Will blacks be permitted to vote and run for office? Will they be able to marry and procreate with whites?
The obvious conclusion was, therefore, that blacks could not be determined to be fully and equally human because the consequences of that determination were too horrible to contemplate.
This same inside-out logic has always been part of the pro-abortion playbook, and abortion advocates are so inured to it that they no longer recognize its unethical nature. In debates here about abortion policy (here, for example), several commenters adopted the “fetuses aren’t persons because they are not self-aware and sentient” argument. They would respond to the obvious holes in this approach–sleepers? Adults in comas? Non-sentient infants?—by further refining the definitions of “sentience” and “self-awareness,” often using slices so thin that they could not be detected by the naked eye. It was painfully obvious—though not to the abortion defenders—that what was going on was the game “Let’s define persons so it won’t include the unborn and cause problems for women,” and not asking the question “What is a person?” to find an objective answer.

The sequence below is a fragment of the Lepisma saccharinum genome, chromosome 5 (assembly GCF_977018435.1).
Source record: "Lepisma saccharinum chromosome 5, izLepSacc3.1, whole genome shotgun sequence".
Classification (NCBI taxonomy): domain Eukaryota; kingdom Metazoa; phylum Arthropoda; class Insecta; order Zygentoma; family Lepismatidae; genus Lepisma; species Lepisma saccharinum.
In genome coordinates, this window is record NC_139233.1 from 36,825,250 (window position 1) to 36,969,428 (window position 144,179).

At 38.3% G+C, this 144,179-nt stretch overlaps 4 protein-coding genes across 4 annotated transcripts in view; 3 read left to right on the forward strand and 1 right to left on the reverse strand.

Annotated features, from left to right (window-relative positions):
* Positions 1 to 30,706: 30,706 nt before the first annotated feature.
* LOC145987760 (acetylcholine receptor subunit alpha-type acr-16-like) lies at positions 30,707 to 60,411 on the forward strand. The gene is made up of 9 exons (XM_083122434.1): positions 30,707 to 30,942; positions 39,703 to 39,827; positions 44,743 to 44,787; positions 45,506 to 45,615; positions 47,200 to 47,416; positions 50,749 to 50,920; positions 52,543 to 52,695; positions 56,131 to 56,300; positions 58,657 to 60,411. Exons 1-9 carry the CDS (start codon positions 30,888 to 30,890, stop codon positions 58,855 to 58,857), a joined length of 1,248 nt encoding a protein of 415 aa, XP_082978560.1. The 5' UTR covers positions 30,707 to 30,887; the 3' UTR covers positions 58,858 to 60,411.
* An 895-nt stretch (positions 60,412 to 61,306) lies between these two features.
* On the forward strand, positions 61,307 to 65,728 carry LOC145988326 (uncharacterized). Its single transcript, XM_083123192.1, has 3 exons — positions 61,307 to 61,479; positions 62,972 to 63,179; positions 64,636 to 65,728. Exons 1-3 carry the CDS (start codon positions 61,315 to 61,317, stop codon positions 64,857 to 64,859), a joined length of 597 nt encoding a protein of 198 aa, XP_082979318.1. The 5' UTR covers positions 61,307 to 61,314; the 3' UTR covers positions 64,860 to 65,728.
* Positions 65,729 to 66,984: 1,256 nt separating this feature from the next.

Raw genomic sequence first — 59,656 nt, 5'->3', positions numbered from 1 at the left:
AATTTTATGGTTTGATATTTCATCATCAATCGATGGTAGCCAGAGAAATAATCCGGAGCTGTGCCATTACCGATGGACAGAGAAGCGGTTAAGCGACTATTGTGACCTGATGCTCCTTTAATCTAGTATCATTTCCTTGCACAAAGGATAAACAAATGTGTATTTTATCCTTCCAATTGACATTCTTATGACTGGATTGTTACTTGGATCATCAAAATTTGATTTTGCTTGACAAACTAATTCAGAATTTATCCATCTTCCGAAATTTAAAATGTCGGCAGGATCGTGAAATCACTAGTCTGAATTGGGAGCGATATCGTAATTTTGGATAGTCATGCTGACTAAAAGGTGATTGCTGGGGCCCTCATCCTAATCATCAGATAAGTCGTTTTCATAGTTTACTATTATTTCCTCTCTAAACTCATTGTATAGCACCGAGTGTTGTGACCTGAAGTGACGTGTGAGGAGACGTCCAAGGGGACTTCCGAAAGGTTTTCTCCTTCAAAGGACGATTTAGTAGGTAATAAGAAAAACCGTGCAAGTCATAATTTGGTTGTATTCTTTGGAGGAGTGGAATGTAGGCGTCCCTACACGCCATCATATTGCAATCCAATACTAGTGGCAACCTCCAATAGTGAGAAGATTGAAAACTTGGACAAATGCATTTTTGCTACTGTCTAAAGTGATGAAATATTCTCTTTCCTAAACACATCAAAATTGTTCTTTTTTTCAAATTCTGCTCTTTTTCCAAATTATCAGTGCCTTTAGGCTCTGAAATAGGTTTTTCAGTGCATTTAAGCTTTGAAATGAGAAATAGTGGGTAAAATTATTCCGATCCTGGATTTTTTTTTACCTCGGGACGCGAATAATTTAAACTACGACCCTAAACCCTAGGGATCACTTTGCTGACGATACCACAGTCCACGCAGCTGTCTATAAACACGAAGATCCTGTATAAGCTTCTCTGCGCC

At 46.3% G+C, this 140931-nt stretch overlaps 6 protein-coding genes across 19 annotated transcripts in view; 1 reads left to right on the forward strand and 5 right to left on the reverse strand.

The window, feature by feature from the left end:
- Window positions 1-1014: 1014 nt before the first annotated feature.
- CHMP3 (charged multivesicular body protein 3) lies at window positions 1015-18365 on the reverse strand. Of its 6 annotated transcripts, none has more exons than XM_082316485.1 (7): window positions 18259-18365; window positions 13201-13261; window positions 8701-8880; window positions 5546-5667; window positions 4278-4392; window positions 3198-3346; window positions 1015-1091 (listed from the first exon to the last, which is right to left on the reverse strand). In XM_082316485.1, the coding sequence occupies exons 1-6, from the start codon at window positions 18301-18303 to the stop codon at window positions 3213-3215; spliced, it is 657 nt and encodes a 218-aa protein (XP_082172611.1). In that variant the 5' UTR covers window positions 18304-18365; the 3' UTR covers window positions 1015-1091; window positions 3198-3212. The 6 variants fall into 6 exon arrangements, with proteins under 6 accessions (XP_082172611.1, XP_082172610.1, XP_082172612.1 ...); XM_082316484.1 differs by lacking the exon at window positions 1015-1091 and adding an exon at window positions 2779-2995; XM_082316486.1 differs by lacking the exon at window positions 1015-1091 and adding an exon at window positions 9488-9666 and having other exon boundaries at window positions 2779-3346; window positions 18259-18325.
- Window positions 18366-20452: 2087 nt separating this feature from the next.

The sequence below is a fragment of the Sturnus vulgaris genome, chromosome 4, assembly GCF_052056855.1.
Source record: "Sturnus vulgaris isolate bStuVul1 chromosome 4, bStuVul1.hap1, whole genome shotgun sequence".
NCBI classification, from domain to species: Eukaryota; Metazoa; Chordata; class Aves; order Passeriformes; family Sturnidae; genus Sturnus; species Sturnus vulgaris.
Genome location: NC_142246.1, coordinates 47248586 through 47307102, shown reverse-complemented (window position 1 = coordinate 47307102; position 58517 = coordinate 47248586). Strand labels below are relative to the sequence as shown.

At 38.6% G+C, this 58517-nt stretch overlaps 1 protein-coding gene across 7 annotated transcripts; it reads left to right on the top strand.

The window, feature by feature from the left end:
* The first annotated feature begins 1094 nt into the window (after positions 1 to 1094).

The Times’ intellectual dishonesty on behalf of the abortion movement is possible only because the current state of scientific knowledge makes substituting scihte for ethics simple. However, try this thought exercise. Imagine that technology is perfected that makes a fetus viable after at 12 weeks, and it is discovered that even at that early stage, a fetus has rudimentary awareness of itself and its environment. Would the abortion advocates then accept that fetuses were persons?
Of course not. They would just devise another definition of person that excluded them.